Watch ‘1991 – Innuendo’: The Latest Episode In Queen’s ‘The Greatest’ Video Series
‘1991 – Innuendo’ revisits Queen roaring into the 1990s with their 14th and penultimate studio album, the smash hit Innuendo, and looks inside the Montreux studio sessions of March 1989 – November 1990 carried out under the shadow of Freddie Mercury’s increasing frailty, but remembered by Roger Taylor as “strangely, a very happy album to make.”
Producer Dave Richards adds: “With Innuendo, somebody suggested that they should play live, and they thought that was a good idea. So we set them up in the Casino Hall (Montreux) and the studio itself was linked with 54 mic lines going down and we could record groups in there.
“They actually created a song live, by improvising until it became a song. And that’s how it started.”
Roger Taylor: “We were working abroad together in Mountain Studios. I think Freddie had then decided he actually loved Switzerland, and he didn’t want the studio to be under the lake, which is where he wanted before. There’s some very good stuff on Innuendo, and it was quite live as well, and I think a bigger studio is good for us.”
Brian May: “There was a feeling of sort of re exploring our youth almost buried in there somewhere. And it was fun. We were all working really flat out on everybody’s ideas and not being kind of possessive about things, so there’s quite a liberation there.”
John Deacon: “I think we’re all throwing in different ideas. There’s a lot more teamwork, but people still get very precious about the songs that they feel they started off with.”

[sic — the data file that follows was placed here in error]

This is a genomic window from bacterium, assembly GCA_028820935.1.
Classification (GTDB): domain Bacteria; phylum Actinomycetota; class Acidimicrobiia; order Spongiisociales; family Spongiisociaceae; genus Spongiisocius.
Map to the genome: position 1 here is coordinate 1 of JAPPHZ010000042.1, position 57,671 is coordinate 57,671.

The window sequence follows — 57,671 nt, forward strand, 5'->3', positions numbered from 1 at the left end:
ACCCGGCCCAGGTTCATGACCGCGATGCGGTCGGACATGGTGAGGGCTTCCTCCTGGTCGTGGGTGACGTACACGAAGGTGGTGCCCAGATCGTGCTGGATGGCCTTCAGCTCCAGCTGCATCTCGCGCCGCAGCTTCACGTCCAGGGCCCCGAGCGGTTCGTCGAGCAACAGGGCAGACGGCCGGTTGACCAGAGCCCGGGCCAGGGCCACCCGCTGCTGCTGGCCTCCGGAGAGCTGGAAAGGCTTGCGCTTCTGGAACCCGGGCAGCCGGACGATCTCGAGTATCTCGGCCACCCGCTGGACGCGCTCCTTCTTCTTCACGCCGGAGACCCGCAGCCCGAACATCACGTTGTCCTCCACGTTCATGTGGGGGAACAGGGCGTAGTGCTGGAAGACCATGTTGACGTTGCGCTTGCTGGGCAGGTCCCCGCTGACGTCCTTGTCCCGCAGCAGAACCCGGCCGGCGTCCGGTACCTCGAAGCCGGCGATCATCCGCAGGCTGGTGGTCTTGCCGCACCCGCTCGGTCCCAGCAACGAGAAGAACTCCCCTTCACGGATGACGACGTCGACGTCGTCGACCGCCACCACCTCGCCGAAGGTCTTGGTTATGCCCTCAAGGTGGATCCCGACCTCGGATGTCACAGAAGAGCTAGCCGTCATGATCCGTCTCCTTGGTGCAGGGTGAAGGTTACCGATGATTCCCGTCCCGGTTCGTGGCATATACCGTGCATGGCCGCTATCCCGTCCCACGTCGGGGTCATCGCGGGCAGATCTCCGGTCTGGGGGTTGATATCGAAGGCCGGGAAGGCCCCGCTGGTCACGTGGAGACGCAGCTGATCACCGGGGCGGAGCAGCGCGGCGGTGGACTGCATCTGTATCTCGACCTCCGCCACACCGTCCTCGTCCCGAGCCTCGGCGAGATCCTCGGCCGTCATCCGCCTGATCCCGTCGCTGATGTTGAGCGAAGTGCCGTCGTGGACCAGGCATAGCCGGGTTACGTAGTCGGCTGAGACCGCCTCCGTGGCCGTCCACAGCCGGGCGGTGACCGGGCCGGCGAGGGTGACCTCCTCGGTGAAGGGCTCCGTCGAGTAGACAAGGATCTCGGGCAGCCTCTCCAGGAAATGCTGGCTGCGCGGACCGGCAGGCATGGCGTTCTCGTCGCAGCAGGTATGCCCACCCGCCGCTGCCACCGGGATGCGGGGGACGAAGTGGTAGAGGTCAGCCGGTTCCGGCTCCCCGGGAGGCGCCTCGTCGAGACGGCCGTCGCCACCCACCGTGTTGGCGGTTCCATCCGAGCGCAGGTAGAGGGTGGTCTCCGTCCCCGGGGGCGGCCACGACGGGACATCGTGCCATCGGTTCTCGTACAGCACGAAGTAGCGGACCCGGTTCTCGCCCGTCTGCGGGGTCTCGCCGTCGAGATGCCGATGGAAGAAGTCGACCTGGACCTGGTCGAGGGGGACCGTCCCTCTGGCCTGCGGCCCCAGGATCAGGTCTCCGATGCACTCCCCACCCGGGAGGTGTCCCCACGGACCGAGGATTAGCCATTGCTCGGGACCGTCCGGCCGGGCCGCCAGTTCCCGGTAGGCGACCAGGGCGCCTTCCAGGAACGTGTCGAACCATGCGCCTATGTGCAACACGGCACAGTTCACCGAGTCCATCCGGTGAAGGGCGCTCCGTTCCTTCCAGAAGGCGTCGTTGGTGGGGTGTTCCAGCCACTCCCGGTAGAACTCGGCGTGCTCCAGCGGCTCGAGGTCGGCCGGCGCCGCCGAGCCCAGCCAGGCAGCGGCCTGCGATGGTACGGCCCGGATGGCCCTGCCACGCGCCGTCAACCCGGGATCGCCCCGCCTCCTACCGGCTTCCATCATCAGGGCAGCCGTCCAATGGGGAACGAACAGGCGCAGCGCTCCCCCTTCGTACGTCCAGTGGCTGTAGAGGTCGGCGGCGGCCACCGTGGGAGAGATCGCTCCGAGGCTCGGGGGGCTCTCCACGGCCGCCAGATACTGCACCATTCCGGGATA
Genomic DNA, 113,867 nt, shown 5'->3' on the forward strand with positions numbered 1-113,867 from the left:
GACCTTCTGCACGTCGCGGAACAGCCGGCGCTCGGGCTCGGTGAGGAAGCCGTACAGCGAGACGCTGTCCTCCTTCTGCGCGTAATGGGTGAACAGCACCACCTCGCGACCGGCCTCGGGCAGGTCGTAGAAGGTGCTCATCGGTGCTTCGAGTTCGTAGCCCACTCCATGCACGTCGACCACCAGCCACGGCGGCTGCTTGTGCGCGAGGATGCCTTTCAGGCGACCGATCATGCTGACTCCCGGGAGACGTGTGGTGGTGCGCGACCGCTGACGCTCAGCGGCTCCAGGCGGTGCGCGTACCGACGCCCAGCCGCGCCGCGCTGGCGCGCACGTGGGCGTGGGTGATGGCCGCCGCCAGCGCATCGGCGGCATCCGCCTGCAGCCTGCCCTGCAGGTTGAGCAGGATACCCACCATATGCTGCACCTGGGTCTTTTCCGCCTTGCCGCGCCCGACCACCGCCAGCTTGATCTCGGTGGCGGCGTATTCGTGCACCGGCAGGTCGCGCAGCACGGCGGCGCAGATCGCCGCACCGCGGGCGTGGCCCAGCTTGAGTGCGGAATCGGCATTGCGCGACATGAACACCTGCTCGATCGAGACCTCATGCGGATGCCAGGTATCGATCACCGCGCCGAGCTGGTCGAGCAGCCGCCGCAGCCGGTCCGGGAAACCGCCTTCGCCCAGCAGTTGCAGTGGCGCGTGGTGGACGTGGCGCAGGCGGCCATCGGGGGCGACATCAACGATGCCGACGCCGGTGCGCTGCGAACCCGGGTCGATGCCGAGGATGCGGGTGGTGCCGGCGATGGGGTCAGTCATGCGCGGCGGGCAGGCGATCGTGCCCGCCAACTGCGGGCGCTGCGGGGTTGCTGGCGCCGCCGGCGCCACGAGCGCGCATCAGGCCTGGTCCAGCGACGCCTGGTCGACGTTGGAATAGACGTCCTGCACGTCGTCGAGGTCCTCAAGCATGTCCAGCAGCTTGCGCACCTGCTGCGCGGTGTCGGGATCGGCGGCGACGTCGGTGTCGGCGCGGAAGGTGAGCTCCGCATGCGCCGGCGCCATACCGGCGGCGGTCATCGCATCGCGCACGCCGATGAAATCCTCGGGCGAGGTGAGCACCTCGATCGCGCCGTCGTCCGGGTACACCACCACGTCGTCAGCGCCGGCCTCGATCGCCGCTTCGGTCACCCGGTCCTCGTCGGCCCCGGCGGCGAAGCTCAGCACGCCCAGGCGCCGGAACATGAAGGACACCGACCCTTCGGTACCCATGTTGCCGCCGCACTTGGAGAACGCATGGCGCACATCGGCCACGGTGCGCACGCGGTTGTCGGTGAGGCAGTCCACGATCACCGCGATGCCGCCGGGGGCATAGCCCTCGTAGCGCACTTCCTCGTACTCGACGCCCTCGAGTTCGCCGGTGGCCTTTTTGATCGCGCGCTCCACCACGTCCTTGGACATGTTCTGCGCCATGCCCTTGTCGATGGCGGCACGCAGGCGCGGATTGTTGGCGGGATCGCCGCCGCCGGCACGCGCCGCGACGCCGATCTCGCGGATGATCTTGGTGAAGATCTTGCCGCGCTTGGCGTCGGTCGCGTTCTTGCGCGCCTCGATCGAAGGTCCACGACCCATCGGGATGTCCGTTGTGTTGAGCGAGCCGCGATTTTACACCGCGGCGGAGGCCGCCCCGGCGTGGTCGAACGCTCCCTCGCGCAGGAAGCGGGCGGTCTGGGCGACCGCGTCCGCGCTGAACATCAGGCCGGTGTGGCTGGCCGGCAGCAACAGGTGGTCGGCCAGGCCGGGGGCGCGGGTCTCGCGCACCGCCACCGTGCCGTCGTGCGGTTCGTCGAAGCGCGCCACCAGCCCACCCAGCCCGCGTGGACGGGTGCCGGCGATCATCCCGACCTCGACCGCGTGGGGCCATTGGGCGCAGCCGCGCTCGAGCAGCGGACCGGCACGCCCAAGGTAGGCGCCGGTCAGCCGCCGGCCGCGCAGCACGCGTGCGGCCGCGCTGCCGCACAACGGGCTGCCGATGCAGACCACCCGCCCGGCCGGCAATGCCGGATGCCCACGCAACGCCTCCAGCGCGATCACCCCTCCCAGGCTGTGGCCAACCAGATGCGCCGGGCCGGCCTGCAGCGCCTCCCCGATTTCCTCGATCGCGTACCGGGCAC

Dave Richards: “Freddie was singing down there live as well with them, and there was absolutely no impression from me that he could have been sick. He was full of beans and singing away.”
At the beginning of 1991, the Innuendo album and single were released and both entered the UK charts at number one. It was also Queen’s first album to go gold in the US on release since The Works in 1984.
Brian May: “The new album is great. I think it’s the best one for quite a long time. Very often you put out an album you think, but I wish we’d done this, you know. This one I feel quite happy about and I can listen to it without any problem. I like it a lot.”
The guitarist adds, “Actually, we had some fantastic times, and I think we got over our stupid, you know, going out the whole time business, you know? We were a very close knit group like a family, and we would work in the studio until, usually until Freddie got very tired.”
“I did a complete demo for “The Show Must Go On”, including that very high part, you know, “On with the show”. And I said to Freddie, because Freddie always used to say, ‘Oh Brian, you’re f_king making me tear my throat to bits again’. So I remember apologizing in as much as I said, ‘Look, I’ve done it in falsetto. I don’t know if it’s possible to do it full voice, you know, but obviously that would be great’.”
Brian May: “And he went ‘Oh for God’s sake’, you know, he said, ‘roll the tape’, a couple of vodkas, and he went for that line, which is outstanding, you know, for him to reach those notes. He’s reaching heights he’s never done before. He’s just finding the energy from somewhere? And the voice on “The Show Must Go On” is incredible. I never heard anybody sing like that in my whole life. And he rose to every challenge and seemed to reach heights that he never even reached before.”
This recording experience, despite the challenges we now know the band were facing, proved to be hugely productive, and Innuendo marked the band’s 20th anniversary in style, delivering a powerhouse of song writing and recording in the finest Queen tradition.